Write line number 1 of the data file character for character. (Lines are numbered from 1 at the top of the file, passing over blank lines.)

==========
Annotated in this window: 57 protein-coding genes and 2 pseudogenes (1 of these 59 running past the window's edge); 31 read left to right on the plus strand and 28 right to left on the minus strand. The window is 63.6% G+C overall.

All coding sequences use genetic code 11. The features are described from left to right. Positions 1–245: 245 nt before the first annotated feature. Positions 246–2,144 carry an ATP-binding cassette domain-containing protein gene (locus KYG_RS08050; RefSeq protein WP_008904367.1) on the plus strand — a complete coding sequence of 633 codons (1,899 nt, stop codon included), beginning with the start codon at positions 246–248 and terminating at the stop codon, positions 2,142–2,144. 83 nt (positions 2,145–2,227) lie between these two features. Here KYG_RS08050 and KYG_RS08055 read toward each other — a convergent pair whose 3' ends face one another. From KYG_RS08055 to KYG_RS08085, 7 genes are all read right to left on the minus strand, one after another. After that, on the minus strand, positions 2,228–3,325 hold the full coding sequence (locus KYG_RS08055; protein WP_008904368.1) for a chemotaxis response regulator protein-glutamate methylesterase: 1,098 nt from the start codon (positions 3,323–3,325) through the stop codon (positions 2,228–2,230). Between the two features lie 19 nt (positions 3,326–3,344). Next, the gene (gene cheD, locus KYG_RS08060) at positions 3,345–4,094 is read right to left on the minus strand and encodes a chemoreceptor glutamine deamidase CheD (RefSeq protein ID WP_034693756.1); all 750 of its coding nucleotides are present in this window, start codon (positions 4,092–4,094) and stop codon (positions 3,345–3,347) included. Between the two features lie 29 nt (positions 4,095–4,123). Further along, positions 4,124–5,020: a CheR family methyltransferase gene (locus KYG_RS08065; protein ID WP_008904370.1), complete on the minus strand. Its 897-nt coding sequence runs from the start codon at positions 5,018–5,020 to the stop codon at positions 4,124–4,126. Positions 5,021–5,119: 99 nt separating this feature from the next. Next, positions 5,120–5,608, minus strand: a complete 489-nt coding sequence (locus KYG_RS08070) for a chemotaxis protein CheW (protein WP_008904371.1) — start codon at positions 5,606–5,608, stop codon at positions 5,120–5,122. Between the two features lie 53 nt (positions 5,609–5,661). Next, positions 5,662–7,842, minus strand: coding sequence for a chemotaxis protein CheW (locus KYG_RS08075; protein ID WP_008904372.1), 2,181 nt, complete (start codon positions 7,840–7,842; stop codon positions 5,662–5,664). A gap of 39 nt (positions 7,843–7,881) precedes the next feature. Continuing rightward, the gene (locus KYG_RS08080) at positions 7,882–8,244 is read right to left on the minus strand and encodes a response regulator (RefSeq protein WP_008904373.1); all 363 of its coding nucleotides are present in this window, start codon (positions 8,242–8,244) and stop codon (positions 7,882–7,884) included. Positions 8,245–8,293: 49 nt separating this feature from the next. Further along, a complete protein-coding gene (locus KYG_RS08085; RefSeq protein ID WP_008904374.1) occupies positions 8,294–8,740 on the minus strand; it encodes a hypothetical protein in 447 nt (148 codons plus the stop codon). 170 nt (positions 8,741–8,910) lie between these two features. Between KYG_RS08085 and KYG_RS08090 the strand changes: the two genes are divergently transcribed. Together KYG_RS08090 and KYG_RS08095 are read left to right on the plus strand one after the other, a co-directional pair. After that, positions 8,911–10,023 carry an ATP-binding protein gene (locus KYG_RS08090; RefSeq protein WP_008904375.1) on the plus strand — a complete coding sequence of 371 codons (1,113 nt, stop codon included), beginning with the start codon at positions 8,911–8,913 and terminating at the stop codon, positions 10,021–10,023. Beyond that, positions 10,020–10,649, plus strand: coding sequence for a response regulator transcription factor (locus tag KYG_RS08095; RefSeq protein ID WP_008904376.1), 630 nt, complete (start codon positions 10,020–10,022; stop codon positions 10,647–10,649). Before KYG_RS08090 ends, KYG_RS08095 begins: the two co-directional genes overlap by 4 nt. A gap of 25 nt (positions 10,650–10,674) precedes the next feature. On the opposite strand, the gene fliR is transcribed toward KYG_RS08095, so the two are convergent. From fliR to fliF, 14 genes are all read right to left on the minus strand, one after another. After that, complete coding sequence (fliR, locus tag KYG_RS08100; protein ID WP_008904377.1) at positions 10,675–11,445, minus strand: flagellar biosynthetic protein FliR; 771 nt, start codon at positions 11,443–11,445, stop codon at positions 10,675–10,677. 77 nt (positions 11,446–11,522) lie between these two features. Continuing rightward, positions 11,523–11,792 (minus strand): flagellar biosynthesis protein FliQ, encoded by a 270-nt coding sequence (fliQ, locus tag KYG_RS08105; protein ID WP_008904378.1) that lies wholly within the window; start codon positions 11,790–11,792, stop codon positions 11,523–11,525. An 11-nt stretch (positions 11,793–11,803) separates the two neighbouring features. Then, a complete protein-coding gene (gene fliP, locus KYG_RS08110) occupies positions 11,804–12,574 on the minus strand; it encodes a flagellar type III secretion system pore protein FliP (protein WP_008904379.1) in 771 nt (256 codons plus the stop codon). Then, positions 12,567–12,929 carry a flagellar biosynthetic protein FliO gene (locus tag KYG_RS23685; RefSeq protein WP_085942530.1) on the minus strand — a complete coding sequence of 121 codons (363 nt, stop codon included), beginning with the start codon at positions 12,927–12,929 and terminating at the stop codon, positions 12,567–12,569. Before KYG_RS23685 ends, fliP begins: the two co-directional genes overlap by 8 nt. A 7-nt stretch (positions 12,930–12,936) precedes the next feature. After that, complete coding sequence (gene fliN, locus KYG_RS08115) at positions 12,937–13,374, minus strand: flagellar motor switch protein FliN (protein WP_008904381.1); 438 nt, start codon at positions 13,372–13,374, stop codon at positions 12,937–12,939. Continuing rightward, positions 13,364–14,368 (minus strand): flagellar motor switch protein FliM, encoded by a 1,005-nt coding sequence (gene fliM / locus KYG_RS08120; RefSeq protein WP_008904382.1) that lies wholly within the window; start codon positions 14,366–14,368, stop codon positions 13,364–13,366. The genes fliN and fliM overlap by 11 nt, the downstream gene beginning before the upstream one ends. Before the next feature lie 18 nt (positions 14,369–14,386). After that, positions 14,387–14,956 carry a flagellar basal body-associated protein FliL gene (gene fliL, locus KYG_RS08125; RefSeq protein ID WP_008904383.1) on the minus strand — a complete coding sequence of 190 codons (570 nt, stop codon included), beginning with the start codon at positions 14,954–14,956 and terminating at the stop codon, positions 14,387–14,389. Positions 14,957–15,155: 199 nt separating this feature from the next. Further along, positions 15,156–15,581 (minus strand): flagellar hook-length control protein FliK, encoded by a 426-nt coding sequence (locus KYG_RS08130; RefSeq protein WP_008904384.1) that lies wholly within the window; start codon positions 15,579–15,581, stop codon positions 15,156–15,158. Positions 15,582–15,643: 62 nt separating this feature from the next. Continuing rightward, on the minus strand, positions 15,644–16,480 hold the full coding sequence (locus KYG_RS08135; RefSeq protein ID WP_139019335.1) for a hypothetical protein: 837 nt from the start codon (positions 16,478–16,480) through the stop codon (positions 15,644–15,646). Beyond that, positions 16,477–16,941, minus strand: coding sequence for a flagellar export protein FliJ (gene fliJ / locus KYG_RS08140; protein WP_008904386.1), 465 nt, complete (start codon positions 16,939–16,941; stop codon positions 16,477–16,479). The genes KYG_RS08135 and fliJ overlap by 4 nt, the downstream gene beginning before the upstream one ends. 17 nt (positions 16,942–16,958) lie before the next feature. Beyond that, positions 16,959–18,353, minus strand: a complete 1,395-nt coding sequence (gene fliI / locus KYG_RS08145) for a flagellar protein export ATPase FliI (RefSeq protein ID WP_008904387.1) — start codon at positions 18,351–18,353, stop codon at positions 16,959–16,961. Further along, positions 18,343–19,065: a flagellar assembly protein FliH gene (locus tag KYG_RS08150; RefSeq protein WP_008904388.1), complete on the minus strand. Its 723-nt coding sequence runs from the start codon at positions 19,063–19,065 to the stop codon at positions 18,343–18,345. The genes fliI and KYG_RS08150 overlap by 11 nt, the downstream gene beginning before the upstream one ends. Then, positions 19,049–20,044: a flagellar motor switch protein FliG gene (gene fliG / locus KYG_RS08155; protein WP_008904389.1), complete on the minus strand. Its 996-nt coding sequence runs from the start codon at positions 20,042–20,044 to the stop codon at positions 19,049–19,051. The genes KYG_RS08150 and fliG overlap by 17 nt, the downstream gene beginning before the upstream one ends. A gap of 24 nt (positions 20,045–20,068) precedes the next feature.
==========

Annotated in this window: 57 protein-coding genes and 2 pseudogenes (1 of these 59 running past the window's edge); 31 read left to right on the plus strand and 28 right to left on the minus strand. The window is 63.6% G+C overall.